"Rewa Gunga shall start with this to-day!" she said, with more amusement than malice. After that she was still for a moment, watching his eyes, at a loss to understand his carelessness. He seemed strangely unabased. His folded arms were not defiant, but neither were they yielding.

"I love you, Athelstan!" she said. "Do you love me?"

"I think you are very beautiful, Princess!"

"Beautiful? I know I am beautiful. But is that all?"

"Clever!" he added.

She began to drum with the golden dagger hilt on the table, and to look dangerous, which is not to infer by any means that she looked less lovely.

"Do you love me?" she asked.

"Forgive me, Princess, but you forget. I was born east of Mecca, but my folk were from the West. We are slower to love than some other nations. With us love is more often growth, less often surrender at first sight. I think you are wonderful."

She nodded and tucked the sealed letter in her bosom.

"It shall go," she said darkly, "and another letter with it. They looted your brother's body. In his pocket they found the note you wrote him, and that you asked him to destroy! That will be evidence. That will convince! Come!"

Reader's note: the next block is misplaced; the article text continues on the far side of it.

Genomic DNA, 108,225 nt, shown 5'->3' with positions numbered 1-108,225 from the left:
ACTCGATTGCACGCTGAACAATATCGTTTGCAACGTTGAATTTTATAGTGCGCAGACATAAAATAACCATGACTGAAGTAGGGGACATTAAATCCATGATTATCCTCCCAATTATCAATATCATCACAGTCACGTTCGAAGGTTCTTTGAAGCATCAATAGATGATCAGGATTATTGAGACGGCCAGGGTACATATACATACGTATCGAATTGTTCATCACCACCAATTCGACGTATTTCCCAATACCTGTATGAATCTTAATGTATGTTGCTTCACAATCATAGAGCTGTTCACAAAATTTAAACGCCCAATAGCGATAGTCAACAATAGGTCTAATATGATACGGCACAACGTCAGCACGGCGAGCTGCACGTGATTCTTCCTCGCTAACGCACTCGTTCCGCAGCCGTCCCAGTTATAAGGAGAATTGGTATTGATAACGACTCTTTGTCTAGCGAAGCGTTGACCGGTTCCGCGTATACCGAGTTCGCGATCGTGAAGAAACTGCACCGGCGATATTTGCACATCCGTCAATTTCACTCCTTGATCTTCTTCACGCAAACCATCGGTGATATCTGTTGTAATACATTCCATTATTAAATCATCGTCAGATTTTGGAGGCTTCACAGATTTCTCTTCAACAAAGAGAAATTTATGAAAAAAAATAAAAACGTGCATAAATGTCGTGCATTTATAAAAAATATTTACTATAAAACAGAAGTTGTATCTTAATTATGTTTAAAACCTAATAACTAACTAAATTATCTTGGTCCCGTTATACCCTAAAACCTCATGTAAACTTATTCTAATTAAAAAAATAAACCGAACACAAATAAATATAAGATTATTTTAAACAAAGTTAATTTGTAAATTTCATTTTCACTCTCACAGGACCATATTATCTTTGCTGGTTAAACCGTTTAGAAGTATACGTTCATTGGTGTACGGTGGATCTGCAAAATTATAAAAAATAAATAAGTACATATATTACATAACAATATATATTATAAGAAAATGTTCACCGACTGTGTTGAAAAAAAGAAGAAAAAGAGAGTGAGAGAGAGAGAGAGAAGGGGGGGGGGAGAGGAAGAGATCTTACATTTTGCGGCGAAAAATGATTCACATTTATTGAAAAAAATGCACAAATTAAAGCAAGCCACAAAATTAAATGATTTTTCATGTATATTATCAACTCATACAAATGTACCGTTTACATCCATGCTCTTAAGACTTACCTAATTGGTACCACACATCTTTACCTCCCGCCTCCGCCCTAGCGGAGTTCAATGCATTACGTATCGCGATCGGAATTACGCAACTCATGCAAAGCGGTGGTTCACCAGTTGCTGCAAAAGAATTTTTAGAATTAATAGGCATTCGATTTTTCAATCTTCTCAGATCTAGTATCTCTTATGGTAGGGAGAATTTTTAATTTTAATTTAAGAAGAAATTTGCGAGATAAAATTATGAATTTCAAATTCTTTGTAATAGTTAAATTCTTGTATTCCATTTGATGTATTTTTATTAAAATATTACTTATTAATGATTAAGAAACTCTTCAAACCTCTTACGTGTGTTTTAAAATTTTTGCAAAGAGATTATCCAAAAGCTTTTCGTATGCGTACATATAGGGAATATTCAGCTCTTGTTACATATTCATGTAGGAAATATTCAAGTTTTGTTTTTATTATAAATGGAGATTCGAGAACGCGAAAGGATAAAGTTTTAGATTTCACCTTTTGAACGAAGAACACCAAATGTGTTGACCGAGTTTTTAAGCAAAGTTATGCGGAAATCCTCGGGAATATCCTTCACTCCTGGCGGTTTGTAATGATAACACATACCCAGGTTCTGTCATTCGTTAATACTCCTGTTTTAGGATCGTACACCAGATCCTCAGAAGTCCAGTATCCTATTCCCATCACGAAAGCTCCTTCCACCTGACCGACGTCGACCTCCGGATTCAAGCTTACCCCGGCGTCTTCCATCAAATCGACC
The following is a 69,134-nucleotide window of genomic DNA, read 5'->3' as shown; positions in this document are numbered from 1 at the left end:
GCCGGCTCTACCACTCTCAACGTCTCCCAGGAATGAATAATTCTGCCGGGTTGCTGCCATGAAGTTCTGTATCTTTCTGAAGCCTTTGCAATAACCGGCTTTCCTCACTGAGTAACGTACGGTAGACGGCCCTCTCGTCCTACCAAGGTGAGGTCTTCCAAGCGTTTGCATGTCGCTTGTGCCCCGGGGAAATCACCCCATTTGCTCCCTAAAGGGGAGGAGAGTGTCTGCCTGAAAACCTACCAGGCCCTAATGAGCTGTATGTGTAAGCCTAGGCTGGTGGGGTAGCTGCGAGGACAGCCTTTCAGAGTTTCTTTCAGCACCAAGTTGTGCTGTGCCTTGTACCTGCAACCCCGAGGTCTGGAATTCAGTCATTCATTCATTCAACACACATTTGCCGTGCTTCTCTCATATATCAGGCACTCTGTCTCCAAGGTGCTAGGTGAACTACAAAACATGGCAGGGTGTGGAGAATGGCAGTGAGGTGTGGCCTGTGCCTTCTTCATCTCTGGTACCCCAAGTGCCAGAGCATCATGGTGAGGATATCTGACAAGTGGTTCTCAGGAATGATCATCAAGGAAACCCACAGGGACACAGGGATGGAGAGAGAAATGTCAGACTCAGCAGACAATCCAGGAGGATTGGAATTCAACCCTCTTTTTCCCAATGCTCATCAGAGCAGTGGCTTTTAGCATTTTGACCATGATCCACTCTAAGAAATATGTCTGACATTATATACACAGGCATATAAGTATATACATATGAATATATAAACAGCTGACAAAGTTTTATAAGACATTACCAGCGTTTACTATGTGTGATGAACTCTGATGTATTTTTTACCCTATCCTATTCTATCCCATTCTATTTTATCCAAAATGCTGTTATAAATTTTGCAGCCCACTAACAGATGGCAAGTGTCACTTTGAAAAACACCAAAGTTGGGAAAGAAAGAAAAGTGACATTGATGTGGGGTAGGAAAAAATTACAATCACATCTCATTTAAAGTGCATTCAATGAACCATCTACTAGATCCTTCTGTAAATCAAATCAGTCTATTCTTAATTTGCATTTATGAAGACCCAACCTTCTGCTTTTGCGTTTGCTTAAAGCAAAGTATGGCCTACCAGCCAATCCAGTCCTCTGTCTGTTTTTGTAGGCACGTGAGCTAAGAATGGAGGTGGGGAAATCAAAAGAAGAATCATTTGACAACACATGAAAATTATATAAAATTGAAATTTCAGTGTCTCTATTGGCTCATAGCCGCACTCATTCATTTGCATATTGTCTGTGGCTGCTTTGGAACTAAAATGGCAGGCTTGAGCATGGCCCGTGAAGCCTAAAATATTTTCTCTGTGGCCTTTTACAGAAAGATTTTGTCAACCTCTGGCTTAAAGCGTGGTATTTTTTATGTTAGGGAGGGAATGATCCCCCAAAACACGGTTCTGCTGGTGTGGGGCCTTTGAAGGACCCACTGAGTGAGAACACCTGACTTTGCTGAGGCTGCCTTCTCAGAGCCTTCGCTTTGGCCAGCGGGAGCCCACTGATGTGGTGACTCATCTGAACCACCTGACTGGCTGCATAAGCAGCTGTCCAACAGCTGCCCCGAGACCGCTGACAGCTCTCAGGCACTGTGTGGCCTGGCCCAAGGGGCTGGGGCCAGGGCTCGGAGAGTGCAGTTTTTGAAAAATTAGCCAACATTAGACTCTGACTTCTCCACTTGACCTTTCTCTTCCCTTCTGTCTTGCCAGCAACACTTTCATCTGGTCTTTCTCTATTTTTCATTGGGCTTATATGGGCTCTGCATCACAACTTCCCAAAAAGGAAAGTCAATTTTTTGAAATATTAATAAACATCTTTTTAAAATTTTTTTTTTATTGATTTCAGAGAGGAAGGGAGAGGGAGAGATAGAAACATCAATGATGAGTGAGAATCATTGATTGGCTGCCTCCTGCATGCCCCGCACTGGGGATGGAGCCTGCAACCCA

He followed her through leather curtains again and down the dark passage into the outer chamber; and the illusion was of walking behind a golden-haired Madonna to some shrine of Innocence. Her perfume was like incense; her manner perfect reverence. She passed into the cave where the two dead bodies lay like a high priestess performing a rite.

Walking to the bed, she stood for minutes, gazing at the Sleeper and his queen. And from the new angle from which King saw him the Sleeper's likeness to himself was actually startling. Startling— weird—like an incantation were Yasmini's words when at last she spoke.

"Muhammad lied! He lied in his teeth! His sons have multiplied his lie! Siddhattha, whom men have called Gotama, the Buddha, was before Muhammad and he knew more! He told of the wheel of things, and there is a wheel! Yet, what knew the Buddha of the wheel? He who spoke of Dharma (the customs of the law) not knowing Dharma! This is true—-Of old there was a wish of the gods—of the old gods. And so these two were. There is a wish again now of the old gods. So, are we two not as they two were? It is the same wish, and lo! We are ready, this man and!. We will obey, ye gods—ye old gods!"